A light in the dark – jewishpresspinellas

Posted By on December 21, 2019

During the shorter and somewhat chillier days of winter, some of us tend to feel a bit more despondent, less motivated, slower to get around, maybe even a little hungrier. Even in the sunnier hemisphere, we can become susceptible to subtle seasonal mood disorders. Add to the shorter days, a barrage of disturbing current events or general climate of anxiety, and you may really feel out of sorts these days.

Our predicament is not a new one.

The rabbis in the Talmud taught in BT Avodah Zarah 8a:

When the first human being saw that the days were getting shorter and shorter, he said: Oy! Woe is me; maybe because I have sinned the world is getting dark and is going to return to chaos! He got up and spent eight days in fasting and prayer.

When he saw that the winter solstice had arrived, and that the days were getting longer again, he said: This is just the order of the world. He went and celebrated a holiday for eight days.

The first human was clearly ahead of his time with regard to observing Hanukkah, a holiday that would not occur for another few thousand years. However, we can connect his sense of relief and joy with our own winter celebrations.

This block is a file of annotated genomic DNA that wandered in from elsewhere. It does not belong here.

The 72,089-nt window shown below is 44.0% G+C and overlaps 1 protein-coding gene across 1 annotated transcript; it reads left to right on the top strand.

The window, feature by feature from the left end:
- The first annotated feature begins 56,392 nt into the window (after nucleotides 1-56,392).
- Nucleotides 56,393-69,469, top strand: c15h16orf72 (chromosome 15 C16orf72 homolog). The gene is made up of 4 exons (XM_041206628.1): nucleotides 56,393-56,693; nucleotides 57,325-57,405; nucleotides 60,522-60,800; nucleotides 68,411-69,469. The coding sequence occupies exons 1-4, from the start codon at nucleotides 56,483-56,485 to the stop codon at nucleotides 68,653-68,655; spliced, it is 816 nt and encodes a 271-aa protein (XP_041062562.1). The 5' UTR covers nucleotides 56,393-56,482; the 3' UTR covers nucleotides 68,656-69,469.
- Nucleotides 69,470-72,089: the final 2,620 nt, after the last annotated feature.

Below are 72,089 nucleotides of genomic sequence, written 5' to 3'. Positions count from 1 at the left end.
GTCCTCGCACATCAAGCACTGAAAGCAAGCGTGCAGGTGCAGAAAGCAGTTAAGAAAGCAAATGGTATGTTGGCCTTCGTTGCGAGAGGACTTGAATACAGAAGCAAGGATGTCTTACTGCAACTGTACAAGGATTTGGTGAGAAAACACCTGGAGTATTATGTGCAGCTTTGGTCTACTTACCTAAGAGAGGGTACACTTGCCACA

Hanukkah arrives, like many other cultural winter solstice festivals, at the darkest time of the year. As a remedy to the darkness, we, as Jews, are commanded to shed a little light. When we may feel the least motivated to do so, our tradition challenges us to light a candle in the darkness and allow the light to grow and become more illuminating each night of the eight-day festival.

No matter what the weather outside or in our social climate, our tradition commands us to BE the light and share the light to rise above the fray to break out a new latke recipe, set up the chanukiyya, and CELEBRATE!

This year, our festival coincides with Christmas, allowing us to share our traditions, and mingle our joy with the general cheer of the outside world. May the light of the season remind us to put our faith in God during the tough times, just like the first human, just like the Maccabees. As the Prophet Zachariah said, Not by might and not by power, but by My spirit, said the Lord. (Zecharia 4:6)

May we learn from history that our light is a light unto the nations. Even during the darkest hours, we are commanded to shine our inner light and the light of the Chanukah candles. May the holidays bring joy and warmth, comfort and connection to all.

Chag Urim Sameach!

The Rabbinically Speaking column is provided as a public service by the Jewish Press in cooperation with the Pinellas County Board of Rabbis. Columns are assigned on a rotating basis by the board. The views expressed in the column are those of the rabbi and do not necessarily reflect the views of the Jewish Press or the Board of Rabbis.

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A light in the dark - jewishpresspinellas

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